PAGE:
Indeed, changes in higher education have made the problems worse, as too many working-class academics find themselves caught in part-time or short-term teaching jobs, unable to break through the class barriers that seem to preserve most tenure-line jobs for people from professional class backgrounds.  We also see the class hierarchies of higher education in the struggle of state universities to survive continuing budget cuts and attacks on tenure, even as elite private schools compete to see who can raise tuition the most while keeping acceptance rates the lowest.  Far from being resolved, class divisions in higher education have gotten worse, despite the more visible presence of academics from the working class and efforts to increase and deepen attention to class in both the curriculum and research.

For the past year, Northeastern Illinois University—where I teach as an adjunct—has been operating without a budget. Recently a stop-gap measure procured some short-term funding for the state universities, and the union president sent out several different emails about how the paychecks of members of UPI 4100 would be calculated. These furlough and sacrifice days may continue into the fall if the budget is not passed by the Illinois legislature in the next week or so. “Following this email will be a series of specific emails with formulas for each employee group. You can use the formula for your group to calculate and confirm your total salary reduction for spring 2016, and the amounts and dates of specific pay periods impacted.”

Who are the members of the University Professionals of Illinois 4100 at NEIU? They are Instructors, (Non-tenure-track faculty), Academic Resource Professionals (Non-tenure-track library faculty), Teaching Professionals (Tenure-track faculty), Academic Support Professionals, and Resource Professionals (Tenured/tenure-track library faculty). Each of these groups had a different complex formula that was agreed on by the union and the administration for salary reductions in the spring of 2016.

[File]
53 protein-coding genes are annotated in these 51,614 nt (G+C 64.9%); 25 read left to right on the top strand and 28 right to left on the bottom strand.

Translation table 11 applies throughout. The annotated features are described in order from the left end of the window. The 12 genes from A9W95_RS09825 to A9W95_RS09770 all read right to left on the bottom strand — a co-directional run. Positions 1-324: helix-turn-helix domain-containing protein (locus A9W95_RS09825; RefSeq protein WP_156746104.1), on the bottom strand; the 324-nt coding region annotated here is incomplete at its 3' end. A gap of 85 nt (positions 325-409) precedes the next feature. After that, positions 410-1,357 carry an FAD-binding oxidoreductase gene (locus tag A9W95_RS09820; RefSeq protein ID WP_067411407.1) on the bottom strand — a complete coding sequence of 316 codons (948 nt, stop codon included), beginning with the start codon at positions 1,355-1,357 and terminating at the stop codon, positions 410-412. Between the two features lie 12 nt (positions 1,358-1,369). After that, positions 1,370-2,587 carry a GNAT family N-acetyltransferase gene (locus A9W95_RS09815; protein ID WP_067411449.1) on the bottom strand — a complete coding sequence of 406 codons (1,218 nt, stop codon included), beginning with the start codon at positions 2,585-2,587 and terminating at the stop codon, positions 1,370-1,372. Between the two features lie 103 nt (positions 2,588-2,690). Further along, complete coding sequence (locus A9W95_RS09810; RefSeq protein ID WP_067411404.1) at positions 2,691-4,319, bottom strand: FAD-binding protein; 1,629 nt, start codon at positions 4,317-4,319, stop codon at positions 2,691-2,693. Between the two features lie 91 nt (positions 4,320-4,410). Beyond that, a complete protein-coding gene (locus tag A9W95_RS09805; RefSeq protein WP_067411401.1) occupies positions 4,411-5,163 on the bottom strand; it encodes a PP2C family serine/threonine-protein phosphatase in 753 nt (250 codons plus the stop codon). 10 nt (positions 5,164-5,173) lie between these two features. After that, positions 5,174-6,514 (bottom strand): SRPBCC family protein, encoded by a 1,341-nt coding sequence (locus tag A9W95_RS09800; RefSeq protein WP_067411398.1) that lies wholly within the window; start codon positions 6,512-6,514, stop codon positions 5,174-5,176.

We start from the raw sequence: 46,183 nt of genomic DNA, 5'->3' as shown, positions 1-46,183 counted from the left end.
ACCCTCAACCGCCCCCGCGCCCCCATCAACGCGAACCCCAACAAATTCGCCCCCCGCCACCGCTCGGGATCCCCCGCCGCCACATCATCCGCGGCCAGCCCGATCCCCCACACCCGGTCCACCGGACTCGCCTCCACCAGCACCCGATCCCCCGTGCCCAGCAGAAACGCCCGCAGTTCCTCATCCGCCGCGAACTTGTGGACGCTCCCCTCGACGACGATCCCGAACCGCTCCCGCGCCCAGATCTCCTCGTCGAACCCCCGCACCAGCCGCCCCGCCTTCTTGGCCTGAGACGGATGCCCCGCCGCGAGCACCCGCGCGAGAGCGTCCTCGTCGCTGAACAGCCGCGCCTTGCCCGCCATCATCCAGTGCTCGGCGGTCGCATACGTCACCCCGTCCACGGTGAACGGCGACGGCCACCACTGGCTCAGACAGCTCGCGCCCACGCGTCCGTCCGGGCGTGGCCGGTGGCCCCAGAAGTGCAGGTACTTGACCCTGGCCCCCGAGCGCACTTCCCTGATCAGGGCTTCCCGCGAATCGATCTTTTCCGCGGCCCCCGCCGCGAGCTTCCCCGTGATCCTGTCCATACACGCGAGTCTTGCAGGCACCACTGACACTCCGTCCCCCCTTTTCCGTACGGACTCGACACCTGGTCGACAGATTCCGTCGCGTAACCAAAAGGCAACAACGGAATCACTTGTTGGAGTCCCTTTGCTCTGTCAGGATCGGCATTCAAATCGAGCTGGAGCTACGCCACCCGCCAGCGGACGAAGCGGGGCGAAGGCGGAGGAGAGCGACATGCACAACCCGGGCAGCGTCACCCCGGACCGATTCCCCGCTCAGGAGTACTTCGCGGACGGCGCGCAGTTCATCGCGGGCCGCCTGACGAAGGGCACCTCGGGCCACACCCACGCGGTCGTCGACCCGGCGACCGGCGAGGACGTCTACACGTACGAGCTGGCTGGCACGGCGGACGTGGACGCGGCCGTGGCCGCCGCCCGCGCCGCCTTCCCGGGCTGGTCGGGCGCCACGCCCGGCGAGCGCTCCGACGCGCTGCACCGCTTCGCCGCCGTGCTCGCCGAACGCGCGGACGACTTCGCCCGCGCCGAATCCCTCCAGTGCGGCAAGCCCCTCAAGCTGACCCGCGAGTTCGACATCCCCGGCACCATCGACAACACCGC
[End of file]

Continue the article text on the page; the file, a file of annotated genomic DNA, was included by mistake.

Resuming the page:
Due to low enrollment, one of my classes was cut in December, so I went from teaching four classes to three. The decrease in classes actually provided me with a huge advantage because, the 20% cut in pay I would have faced now did not apply; instead I was actually paid for my part-time work and I had time to pick up another job elsewhere to make up for the missing pay. My own take on this is that it’s probably illegal to take furlough days from an employee that is hired for only a 4½ month contract, but I could be wrong, so don’t quote me on that one. Maybe they were afraid of the ramifications from the part-time faculty themselves losing 20% of a paltry sum? Who knows? Many part-time faculty called or emailed me petrified that their already 50% load would be cut by another 20% pay cut. So for once, the adjuncts were the lucky ones. The thing is adjuncts always have a plan B. If not in the works, it is always in the backs of our heads working towards a solution. We have problem-solved our way through this terribly contingent professional life, and we think on our feet and job search and network in a way most academics cannot even begin to imagine.

It was probably the lowest morale I’ve ever experienced in any job in my life. For the last six weeks of the semester, the university handed a 20% pay cut to every working person part- or full-time working, from department chair to civil service and custodial staff. There was a palpable silence in the hallways. Tenured faculty office doors with furlough day signs on them entreating students to call their state representatives, empty classrooms, bathrooms with alternative cleaning schedules posted, and students who stared at me while I  lectured, not asking questions or engaging or even texting, just looking at me with this gaze that cut through my energy and focus like a sharp stone.

I did my best. I showed up. I taught my classes and I let students talk about it in class. I didn’t entreat them to get on university sponsored buses to go down to demonstrations in Springfield or even to call their state representatives. I did provide time during class to talk about it, and a litany of grievances came up.